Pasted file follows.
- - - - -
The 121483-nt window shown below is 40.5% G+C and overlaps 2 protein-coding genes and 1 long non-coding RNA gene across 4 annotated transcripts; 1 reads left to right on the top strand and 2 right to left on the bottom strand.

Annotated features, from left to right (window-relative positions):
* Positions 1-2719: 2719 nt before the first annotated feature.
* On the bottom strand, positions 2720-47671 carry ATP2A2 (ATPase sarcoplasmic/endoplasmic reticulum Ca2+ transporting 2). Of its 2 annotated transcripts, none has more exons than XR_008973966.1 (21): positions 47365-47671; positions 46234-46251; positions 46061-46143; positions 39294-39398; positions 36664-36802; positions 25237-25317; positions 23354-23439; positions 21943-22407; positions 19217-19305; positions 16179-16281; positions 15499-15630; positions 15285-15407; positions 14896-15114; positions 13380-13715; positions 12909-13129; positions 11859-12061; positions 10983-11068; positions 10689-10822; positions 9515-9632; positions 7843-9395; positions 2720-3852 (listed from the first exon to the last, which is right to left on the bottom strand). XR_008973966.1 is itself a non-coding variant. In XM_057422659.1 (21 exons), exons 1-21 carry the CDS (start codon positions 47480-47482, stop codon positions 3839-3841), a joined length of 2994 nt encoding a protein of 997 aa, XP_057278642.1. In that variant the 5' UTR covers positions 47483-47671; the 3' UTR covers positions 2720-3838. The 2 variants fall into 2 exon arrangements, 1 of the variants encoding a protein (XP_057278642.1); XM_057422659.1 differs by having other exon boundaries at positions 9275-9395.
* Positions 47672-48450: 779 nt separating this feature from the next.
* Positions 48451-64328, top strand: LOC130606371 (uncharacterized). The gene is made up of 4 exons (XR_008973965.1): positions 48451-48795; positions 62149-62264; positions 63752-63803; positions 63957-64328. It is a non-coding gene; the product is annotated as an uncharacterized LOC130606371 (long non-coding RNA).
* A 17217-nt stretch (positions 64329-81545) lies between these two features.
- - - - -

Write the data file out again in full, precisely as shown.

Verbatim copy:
The 121483-nt window shown below is 40.5% G+C and overlaps 2 protein-coding genes and 1 long non-coding RNA gene across 4 annotated transcripts; 1 reads left to right on the top strand and 2 right to left on the bottom strand.

Annotated features, from left to right (window-relative positions):
* Positions 1-2719: 2719 nt before the first annotated feature.
* On the bottom strand, positions 2720-47671 carry ATP2A2 (ATPase sarcoplasmic/endoplasmic reticulum Ca2+ transporting 2). Of its 2 annotated transcripts, none has more exons than XR_008973966.1 (21): positions 47365-47671; positions 46234-46251; positions 46061-46143; positions 39294-39398; positions 36664-36802; positions 25237-25317; positions 23354-23439; positions 21943-22407; positions 19217-19305; positions 16179-16281; positions 15499-15630; positions 15285-15407; positions 14896-15114; positions 13380-13715; positions 12909-13129; positions 11859-12061; positions 10983-11068; positions 10689-10822; positions 9515-9632; positions 7843-9395; positions 2720-3852 (listed from the first exon to the last, which is right to left on the bottom strand). XR_008973966.1 is itself a non-coding variant. In XM_057422659.1 (21 exons), exons 1-21 carry the CDS (start codon positions 47480-47482, stop codon positions 3839-3841), a joined length of 2994 nt encoding a protein of 997 aa, XP_057278642.1. In that variant the 5' UTR covers positions 47483-47671; the 3' UTR covers positions 2720-3838. The 2 variants fall into 2 exon arrangements, 1 of the variants encoding a protein (XP_057278642.1); XM_057422659.1 differs by having other exon boundaries at positions 9275-9395.
* Positions 47672-48450: 779 nt separating this feature from the next.
* Positions 48451-64328, top strand: LOC130606371 (uncharacterized). The gene is made up of 4 exons (XR_008973965.1): positions 48451-48795; positions 62149-62264; positions 63752-63803; positions 63957-64328. It is a non-coding gene; the product is annotated as an uncharacterized LOC130606371 (long non-coding RNA).
* A 17217-nt stretch (positions 64329-81545) lies between these two features.